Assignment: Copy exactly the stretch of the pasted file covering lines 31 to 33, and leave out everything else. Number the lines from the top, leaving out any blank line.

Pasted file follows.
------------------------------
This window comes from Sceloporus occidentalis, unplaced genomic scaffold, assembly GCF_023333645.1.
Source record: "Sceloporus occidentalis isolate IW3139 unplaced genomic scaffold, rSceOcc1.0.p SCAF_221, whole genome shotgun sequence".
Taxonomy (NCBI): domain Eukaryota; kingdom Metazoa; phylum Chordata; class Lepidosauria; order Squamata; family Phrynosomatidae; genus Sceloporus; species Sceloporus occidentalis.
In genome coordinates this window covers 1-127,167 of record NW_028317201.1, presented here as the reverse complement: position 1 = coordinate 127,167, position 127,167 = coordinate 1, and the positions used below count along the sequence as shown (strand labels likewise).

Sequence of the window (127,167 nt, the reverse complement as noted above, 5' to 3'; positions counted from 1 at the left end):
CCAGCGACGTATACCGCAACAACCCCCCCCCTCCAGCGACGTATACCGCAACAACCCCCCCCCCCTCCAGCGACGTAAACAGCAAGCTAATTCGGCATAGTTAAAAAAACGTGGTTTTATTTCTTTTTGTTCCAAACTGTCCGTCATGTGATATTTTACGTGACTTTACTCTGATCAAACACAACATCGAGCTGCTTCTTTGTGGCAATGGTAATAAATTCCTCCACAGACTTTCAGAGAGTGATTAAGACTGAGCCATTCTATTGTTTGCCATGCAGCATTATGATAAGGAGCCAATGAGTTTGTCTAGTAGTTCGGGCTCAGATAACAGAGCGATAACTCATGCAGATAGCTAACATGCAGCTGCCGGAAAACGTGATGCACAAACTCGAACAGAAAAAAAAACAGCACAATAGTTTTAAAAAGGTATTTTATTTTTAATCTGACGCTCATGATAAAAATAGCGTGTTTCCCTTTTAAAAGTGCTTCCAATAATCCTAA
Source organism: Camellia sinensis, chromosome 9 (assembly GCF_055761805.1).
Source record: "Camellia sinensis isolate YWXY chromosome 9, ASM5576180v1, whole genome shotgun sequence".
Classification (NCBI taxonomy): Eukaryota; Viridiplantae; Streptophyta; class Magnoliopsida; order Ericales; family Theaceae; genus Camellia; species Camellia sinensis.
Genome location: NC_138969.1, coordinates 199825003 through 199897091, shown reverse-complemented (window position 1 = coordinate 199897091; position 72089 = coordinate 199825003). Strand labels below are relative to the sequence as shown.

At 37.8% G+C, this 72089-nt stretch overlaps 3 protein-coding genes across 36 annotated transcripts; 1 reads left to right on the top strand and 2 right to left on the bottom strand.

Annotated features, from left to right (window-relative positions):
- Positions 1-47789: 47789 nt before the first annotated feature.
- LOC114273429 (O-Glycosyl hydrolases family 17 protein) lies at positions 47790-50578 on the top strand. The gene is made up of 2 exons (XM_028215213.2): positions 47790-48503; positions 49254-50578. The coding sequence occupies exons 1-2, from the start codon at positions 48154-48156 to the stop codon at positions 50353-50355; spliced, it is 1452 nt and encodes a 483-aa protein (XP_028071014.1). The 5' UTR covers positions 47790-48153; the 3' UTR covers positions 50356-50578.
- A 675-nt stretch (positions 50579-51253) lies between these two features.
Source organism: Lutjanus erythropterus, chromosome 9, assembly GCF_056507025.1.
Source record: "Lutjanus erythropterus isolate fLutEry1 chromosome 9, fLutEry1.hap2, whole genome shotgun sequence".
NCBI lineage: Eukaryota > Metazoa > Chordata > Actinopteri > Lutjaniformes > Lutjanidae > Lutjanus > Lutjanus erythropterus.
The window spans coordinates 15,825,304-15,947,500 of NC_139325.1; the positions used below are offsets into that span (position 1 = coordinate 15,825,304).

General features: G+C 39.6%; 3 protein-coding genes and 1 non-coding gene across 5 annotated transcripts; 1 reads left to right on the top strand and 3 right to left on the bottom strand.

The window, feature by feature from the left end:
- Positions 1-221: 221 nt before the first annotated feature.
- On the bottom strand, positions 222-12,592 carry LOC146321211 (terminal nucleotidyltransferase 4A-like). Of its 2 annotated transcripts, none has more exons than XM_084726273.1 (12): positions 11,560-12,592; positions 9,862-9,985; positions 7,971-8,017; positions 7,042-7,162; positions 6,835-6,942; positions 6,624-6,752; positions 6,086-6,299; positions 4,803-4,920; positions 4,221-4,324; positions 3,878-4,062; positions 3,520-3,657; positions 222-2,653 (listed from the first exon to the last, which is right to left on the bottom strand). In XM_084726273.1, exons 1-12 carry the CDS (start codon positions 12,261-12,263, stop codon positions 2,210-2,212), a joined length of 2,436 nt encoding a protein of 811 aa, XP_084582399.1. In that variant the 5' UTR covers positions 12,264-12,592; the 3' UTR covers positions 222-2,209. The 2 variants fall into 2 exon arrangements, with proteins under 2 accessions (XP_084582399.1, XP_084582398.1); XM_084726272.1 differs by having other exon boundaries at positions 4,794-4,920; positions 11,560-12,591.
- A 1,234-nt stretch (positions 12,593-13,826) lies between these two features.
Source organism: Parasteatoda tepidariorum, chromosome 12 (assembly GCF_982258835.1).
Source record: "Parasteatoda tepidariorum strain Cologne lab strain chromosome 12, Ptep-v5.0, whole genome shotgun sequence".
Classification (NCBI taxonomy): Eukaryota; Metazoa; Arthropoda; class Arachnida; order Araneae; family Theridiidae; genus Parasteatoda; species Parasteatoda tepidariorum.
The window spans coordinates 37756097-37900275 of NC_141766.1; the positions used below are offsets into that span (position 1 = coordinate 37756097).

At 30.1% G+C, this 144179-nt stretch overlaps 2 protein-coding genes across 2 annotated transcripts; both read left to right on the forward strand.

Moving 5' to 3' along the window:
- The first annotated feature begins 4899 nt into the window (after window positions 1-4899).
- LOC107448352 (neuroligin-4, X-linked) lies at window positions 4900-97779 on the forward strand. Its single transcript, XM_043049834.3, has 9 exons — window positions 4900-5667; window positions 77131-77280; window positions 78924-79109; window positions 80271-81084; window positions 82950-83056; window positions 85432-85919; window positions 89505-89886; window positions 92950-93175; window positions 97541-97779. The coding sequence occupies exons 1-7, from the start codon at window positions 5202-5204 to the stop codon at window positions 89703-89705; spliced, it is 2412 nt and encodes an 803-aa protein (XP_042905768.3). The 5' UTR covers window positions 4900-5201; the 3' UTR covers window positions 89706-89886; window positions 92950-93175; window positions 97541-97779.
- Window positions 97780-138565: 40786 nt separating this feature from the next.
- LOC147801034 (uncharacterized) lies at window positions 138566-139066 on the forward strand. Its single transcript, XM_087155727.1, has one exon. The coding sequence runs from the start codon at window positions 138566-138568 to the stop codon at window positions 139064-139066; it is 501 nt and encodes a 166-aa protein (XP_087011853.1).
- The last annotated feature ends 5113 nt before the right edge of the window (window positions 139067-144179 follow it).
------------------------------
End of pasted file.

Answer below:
- The first annotated feature begins 4899 nt into the window (after window positions 1-4899).
- LOC107448352 (neuroligin-4, X-linked) lies at window positions 4900-97779 on the forward strand. Its single transcript, XM_043049834.3, has 9 exons — window positions 4900-5667; window positions 77131-77280; window positions 78924-79109; window positions 80271-81084; window positions 82950-83056; window positions 85432-85919; window positions 89505-89886; window positions 92950-93175; window positions 97541-97779. The coding sequence occupies exons 1-7, from the start codon at window positions 5202-5204 to the stop codon at window positions 89703-89705; spliced, it is 2412 nt and encodes an 803-aa protein (XP_042905768.3). The 5' UTR covers window positions 4900-5201; the 3' UTR covers window positions 89706-89886; window positions 92950-93175; window positions 97541-97779.
- Window positions 97780-138565: 40786 nt separating this feature from the next.